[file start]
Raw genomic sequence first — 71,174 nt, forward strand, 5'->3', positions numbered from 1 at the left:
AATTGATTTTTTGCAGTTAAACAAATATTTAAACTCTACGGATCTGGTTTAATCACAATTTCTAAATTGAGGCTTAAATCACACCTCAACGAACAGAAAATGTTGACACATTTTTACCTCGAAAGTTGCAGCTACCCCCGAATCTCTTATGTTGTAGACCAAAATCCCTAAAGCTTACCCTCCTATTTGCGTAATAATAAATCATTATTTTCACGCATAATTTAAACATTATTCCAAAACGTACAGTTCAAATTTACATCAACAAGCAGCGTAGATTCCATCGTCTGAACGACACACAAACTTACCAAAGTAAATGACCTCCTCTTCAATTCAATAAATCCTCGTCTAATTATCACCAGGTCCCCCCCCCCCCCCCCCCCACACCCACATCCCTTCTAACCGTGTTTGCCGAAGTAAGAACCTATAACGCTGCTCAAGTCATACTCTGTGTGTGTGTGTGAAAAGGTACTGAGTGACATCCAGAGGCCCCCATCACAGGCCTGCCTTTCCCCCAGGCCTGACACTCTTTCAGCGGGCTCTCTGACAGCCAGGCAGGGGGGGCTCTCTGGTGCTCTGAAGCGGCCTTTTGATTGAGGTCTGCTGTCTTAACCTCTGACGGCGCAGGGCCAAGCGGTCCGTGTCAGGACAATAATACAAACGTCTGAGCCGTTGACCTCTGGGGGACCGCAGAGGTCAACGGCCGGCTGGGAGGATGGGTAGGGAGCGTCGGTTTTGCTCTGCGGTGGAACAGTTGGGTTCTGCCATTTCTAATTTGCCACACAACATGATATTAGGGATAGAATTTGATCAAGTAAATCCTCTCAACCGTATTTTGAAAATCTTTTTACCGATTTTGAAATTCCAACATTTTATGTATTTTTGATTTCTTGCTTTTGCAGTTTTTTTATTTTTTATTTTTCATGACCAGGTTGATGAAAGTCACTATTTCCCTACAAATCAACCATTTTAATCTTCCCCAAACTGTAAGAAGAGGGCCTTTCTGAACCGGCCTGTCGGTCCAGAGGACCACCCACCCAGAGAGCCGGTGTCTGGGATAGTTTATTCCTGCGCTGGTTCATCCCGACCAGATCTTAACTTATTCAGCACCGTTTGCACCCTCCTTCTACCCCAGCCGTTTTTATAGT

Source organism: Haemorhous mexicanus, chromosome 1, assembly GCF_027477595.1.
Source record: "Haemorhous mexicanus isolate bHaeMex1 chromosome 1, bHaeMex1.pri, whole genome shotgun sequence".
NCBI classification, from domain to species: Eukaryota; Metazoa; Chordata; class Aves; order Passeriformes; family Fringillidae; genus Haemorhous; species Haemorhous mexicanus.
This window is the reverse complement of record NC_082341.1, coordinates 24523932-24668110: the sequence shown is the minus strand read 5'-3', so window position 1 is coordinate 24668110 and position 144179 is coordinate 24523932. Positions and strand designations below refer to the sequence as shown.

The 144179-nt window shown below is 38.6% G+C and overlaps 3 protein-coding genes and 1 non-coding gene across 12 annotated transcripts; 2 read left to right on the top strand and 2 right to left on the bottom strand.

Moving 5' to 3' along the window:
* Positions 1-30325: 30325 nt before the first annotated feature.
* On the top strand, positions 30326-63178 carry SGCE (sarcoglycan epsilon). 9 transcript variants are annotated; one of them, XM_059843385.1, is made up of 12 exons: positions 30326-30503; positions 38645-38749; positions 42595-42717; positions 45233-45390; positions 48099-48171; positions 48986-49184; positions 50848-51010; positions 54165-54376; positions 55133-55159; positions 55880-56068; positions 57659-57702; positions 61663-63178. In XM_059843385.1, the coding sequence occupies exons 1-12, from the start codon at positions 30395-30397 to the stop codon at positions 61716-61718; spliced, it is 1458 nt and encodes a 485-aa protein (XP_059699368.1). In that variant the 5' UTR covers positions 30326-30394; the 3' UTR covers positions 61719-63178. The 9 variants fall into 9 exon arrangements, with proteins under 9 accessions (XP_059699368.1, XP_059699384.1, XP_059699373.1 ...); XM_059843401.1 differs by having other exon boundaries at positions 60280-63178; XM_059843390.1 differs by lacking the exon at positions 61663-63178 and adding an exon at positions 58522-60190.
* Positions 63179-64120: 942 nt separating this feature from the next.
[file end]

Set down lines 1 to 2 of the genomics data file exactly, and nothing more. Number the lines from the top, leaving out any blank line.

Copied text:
Raw genomic sequence first — 71,174 nt, forward strand, 5'->3', positions numbered from 1 at the left:
AATTGATTTTTTGCAGTTAAACAAATATTTAAACTCTACGGATCTGGTTTAATCACAATTTCTAAATTGAGGCTTAAATCACACCTCAACGAACAGAAAATGTTGACACATTTTTACCTCGAAAGTTGCAGCTACCCCCGAATCTCTTATGTTGTAGACCAAAATCCCTAAAGCTTACCCTCCTATTTGCGTAATAATAAATCATTATTTTCACGCATAATTTAAACATTATTCCAAAACGTACAGTTCAAATTTACATCAACAAGCAGCGTAGATTCCATCGTCTGAACGACACACAAACTTACCAAAGTAAATGACCTCCTCTTCAATTCAATAAATCCTCGTCTAATTATCACCAGGTCCCCCCCCCCCCCCCCCCCACACCCACATCCCTTCTAACCGTGTTTGCCGAAGTAAGAACCTATAACGCTGCTCAAGTCATACTCTGTGTGTGTGTGTGAAAAGGTACTGAGTGACATCCAGAGGCCCCCATCACAGGCCTGCCTTTCCCCCAGGCCTGACACTCTTTCAGCGGGCTCTCTGACAGCCAGGCAGGGGGGGCTCTCTGGTGCTCTGAAGCGGCCTTTTGATTGAGGTCTGCTGTCTTAACCTCTGACGGCGCAGGGCCAAGCGGTCCGTGTCAGGACAATAATACAAACGTCTGAGCCGTTGACCTCTGGGGGACCGCAGAGGTCAACGGCCGGCTGGGAGGATGGGTAGGGAGCGTCGGTTTTGCTCTGCGGTGGAACAGTTGGGTTCTGCCATTTCTAATTTGCCACACAACATGATATTAGGGATAGAATTTGATCAAGTAAATCCTCTCAACCGTATTTTGAAAATCTTTTTACCGATTTTGAAATTCCAACATTTTATGTATTTTTGATTTCTTGCTTTTGCAGTTTTTTTATTTTTTATTTTTCATGACCAGGTTGATGAAAGTCACTATTTCCCTACAAATCAACCATTTTAATCTTCCCCAAACTGTAAGAAGAGGGCCTTTCTGAACCGGCCTGTCGGTCCAGAGGACCACCCACCCAGAGAGCCGGTGTCTGGGATAGTTTATTCCTGCGCTGGTTCATCCCGACCAGATCTTAACTTATTCAGCACCGTTTGCACCCTCCTTCTACCCCAGCCGTTTTTATAGT